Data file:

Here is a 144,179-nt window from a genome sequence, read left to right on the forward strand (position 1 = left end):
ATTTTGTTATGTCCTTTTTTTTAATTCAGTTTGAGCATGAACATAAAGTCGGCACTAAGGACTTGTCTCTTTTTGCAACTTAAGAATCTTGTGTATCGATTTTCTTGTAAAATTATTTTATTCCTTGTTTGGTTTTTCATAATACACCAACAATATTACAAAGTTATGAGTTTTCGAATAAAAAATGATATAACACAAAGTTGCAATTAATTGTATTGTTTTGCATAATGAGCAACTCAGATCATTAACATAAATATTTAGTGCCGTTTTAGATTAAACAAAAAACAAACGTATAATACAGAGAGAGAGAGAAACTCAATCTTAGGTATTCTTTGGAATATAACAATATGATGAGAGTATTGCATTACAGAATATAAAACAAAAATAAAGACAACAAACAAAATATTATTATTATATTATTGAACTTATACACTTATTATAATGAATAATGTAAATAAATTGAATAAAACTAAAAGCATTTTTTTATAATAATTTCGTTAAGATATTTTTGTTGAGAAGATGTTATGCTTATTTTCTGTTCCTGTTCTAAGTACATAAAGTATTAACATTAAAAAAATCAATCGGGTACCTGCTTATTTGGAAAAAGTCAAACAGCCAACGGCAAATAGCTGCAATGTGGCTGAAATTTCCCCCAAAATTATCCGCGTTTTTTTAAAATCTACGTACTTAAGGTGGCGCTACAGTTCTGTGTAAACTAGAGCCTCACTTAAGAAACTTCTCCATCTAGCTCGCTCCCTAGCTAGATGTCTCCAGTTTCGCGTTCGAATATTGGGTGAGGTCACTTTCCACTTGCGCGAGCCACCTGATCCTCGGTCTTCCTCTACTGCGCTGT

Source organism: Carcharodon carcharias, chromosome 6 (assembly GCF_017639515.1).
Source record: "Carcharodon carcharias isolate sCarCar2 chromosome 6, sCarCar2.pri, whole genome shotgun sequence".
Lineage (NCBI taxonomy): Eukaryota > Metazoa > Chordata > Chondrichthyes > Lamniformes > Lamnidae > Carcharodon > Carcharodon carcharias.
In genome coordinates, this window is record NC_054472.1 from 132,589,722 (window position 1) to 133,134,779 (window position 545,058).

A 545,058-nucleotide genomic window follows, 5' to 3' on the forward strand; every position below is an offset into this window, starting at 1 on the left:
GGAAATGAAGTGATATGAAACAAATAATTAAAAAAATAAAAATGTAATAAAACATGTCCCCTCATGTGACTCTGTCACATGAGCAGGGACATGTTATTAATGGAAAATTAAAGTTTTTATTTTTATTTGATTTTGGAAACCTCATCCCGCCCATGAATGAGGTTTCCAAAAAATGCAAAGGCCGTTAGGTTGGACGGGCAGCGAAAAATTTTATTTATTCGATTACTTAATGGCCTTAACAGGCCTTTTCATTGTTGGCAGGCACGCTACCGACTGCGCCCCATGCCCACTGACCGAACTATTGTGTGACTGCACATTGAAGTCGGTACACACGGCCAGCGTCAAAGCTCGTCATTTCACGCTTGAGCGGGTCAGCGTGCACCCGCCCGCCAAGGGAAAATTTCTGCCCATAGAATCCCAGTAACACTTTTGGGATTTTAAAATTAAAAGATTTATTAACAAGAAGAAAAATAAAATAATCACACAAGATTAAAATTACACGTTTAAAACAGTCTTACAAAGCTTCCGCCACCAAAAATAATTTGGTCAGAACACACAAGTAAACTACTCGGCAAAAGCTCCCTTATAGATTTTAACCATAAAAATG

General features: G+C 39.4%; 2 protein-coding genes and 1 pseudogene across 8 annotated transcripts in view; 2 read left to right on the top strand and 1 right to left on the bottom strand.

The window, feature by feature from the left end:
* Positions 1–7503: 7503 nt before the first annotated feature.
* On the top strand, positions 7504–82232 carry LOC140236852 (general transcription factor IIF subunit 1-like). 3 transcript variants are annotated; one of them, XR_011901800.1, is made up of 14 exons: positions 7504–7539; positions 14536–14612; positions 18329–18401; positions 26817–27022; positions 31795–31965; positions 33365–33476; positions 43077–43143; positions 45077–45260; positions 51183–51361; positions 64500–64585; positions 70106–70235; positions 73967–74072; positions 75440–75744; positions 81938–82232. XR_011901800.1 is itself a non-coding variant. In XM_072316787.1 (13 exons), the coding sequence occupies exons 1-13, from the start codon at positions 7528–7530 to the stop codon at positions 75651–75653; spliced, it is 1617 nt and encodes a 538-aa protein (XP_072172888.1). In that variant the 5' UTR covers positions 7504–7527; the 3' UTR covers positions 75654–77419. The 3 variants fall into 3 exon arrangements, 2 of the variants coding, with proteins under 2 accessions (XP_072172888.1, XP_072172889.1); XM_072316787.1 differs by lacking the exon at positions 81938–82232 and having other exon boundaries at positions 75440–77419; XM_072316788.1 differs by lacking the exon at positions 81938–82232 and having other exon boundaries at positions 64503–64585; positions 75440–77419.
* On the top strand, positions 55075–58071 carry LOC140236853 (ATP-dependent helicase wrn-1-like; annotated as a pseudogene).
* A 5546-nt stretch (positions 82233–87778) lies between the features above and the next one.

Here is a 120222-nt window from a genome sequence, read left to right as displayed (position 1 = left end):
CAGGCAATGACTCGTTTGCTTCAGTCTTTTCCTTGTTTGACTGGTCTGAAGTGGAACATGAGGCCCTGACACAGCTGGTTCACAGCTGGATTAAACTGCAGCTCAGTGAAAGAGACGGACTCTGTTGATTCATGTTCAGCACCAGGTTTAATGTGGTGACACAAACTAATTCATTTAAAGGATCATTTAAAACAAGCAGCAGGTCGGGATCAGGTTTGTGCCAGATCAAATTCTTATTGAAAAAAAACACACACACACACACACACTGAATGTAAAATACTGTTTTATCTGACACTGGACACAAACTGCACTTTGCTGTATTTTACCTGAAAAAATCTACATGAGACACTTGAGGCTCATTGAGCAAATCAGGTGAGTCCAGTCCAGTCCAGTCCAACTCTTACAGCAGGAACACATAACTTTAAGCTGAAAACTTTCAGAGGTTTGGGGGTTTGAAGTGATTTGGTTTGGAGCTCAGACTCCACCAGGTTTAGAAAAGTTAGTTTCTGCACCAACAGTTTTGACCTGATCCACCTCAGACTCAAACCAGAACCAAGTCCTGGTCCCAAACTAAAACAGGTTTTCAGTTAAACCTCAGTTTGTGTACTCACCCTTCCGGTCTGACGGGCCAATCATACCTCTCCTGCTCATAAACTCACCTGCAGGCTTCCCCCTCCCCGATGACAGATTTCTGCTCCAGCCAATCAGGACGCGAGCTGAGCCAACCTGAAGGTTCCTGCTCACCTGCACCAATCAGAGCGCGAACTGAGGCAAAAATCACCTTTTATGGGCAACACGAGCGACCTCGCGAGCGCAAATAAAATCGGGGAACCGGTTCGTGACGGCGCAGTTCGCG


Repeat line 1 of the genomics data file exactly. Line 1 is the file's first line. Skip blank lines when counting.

Here is a 144,179-nt window from a genome sequence, read left to right on the forward strand (position 1 = left end):